Efficient and stable solution-processed planar perovskite solar cells via contact passivation
García de Arquer, F. Pelayo
Fan, James Z.
Quan, Li Na
Sargent, Edward H.
Permanent link to this recordhttp://hdl.handle.net/10754/623537
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AbstractPlanar perovskite solar cells (PSCs) made entirely via solution processing at low temperatures (<150°C) offer promise for simple manufacturing, compatibility with flexible substrates, and perovskite-based tandem devices. However, these PSCs require an electron-selective layer that performs well with similar processing. We report a contact-passivation strategy using chlorine-capped TiO2 colloidal nanocrystal film that mitigates interfacial recombination and improves interface binding in low-temperature planar solar cells. We fabricated solar cells with certified efficiencies of 20.1 and 19.5% for active areas of 0.049 and 1.1 square centimeters, respectively, achieved via low-temperature solution processing. Solar cells with efficiency greater than 20% retained 90% (97% after dark recovery) of their initial performance after 500 hours of continuous room-temperature operation at their maximum power point under 1-sun illumination (where 1 sun is defined as the standard illumination at AM1.5, or 1 kilowatt/square meter).
CitationTan H, Jain A, Voznyy O, Lan X, García de Arquer FP, et al. (2017) Efficient and stable solution-processed planar perovskite solar cells via contact passivation. Science 355: 722–726. Available: http://dx.doi.org/10.1126/science.aai9081.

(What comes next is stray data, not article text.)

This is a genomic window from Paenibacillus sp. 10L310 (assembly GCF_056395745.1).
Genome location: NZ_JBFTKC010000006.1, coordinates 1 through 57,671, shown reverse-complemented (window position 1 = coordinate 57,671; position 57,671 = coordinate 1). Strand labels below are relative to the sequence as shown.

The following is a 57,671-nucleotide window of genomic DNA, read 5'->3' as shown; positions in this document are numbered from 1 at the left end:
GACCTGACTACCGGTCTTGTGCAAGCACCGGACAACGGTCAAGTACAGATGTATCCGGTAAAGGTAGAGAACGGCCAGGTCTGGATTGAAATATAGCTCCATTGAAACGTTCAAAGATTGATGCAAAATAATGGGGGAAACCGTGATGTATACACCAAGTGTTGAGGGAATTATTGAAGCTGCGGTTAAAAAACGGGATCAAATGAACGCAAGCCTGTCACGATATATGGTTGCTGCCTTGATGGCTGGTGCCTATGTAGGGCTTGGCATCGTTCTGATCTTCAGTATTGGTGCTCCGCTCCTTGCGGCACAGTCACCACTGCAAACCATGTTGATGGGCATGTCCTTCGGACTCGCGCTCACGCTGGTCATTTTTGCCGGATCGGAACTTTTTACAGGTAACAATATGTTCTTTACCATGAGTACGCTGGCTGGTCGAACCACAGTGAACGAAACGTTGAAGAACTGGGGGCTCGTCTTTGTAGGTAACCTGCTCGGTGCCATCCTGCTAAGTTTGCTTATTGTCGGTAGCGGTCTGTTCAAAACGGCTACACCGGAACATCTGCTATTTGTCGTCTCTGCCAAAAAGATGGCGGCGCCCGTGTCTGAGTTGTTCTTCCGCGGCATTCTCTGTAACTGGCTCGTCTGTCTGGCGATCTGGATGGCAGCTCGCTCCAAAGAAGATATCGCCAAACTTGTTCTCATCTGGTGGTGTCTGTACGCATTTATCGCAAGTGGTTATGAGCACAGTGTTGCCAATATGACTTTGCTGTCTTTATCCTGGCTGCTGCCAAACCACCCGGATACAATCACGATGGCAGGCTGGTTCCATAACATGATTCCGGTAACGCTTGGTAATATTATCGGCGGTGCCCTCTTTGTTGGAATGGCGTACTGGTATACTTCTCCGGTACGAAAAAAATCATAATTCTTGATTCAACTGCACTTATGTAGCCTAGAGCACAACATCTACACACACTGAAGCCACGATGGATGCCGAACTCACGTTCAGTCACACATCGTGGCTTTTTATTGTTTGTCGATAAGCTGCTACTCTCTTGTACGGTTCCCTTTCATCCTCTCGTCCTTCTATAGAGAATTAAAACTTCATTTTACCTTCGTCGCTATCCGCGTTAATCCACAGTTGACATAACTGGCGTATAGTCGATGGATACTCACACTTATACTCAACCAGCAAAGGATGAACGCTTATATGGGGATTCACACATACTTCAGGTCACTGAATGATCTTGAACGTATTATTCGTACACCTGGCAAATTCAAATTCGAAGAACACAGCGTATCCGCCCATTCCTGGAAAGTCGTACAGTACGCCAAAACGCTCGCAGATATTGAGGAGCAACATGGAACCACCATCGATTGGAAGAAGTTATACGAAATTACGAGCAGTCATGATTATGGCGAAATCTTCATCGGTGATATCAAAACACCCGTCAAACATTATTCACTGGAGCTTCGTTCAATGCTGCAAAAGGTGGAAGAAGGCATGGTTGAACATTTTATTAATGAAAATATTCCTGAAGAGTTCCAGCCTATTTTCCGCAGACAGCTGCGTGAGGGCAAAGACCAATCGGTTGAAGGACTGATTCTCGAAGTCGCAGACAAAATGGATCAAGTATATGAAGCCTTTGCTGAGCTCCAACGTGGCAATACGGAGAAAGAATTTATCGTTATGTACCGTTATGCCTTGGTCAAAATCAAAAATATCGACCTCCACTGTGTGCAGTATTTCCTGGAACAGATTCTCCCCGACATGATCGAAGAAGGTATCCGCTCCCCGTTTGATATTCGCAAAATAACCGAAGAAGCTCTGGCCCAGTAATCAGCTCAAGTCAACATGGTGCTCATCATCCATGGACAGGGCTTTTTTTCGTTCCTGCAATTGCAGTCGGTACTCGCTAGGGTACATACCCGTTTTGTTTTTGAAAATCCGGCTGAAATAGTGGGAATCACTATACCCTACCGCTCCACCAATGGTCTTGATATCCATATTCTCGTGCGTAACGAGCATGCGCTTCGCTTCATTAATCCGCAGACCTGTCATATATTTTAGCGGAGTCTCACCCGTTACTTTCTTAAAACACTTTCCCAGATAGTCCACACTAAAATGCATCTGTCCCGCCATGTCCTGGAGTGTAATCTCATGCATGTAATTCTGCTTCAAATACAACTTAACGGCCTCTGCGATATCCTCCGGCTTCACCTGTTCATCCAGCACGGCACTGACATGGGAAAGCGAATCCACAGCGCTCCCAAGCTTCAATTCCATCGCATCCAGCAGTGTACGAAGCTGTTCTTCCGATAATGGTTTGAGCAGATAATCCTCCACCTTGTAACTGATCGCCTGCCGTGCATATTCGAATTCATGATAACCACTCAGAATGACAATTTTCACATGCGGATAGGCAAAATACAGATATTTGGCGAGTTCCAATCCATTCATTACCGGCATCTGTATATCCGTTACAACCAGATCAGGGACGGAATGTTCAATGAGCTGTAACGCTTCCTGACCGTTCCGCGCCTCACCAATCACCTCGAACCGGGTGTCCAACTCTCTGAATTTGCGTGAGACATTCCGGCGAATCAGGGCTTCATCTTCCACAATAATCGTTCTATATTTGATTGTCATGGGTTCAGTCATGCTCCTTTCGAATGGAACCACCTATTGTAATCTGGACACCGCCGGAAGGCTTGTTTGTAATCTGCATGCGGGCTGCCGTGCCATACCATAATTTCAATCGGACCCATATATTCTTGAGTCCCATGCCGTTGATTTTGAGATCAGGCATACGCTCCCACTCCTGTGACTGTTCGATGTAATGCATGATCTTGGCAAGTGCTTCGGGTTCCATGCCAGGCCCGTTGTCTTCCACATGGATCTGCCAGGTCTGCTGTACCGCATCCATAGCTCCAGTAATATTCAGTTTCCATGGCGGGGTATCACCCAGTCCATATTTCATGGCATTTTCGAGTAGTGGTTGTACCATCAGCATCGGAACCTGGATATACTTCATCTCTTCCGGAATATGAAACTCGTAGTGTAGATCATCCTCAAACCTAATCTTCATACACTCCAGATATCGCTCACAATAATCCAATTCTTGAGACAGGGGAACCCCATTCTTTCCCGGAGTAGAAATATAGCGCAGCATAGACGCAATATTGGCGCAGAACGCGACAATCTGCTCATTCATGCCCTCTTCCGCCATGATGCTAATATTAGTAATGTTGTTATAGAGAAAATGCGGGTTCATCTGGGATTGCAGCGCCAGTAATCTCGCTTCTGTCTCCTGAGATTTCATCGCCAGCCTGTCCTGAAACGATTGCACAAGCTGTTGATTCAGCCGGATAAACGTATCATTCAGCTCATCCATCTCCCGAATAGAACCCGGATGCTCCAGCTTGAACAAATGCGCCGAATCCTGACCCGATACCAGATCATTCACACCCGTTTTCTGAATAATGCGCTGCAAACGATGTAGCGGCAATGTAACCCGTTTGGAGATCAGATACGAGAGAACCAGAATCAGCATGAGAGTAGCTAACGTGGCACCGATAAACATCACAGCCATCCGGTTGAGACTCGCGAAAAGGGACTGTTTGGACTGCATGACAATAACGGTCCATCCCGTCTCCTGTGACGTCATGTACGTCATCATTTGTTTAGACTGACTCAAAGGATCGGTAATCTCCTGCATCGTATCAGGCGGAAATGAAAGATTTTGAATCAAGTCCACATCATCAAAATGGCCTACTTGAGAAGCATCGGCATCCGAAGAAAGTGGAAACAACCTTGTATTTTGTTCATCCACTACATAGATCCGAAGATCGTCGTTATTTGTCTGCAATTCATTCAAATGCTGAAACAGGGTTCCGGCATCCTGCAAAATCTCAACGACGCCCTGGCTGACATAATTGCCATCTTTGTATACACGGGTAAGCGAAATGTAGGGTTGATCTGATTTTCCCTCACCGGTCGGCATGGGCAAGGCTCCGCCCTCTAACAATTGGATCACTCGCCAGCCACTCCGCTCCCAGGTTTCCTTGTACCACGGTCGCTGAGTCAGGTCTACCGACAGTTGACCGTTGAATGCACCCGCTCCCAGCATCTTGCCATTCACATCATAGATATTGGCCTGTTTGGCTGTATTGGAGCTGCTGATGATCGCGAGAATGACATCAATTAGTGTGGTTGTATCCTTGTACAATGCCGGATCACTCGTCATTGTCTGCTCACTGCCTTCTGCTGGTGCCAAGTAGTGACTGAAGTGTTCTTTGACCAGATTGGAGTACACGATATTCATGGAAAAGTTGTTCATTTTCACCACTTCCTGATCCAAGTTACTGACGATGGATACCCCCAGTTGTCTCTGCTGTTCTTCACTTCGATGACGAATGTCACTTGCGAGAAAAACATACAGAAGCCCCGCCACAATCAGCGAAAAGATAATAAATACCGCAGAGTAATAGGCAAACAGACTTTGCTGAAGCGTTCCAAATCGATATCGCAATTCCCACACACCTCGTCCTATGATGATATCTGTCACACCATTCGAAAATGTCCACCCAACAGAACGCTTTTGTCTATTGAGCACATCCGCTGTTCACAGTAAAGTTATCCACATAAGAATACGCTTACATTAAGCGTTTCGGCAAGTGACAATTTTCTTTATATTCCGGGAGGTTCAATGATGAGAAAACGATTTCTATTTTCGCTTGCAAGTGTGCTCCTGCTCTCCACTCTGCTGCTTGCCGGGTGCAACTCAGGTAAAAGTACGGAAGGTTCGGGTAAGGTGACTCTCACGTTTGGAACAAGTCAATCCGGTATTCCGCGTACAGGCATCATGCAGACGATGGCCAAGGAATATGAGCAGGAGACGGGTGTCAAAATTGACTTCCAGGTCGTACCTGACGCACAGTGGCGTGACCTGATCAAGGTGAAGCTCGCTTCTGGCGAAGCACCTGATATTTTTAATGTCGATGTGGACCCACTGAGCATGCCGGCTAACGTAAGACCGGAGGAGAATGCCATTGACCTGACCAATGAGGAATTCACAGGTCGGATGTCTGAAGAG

SponsorsThis publication is based, in part, on work supported by an award (KUS-11-009-21) from the King Abdullah University of Science and Technology, by the Ontario Research Fund Research Excellence Program, by the Ontario Research Fund, and by the Natural Sciences and Engineering Research Council of Canada. H.T. acknowledges the Netherlands Organisation for Scientific Research (NWO) for a Rubicon grant (680-50-1511) to support his postdoctoral research at the University of Toronto. The work of A.J. is supported by the IBM Canada Research and Development Center through the Southern Ontario Smart Computing Innovation Platform (SOSCIP) postdoctoral fellowship. F.P.G.A. acknowledges funding from the Connaught program. DFT calculations were performed on the IBM BlueGene Q supercomputer with support from the SOSCIP. We thank R. Wolowiec, E. Palmiano, D. Kopilovic, and J. Li for their help during the course of study. All data are reported in the main text and supplementary materials.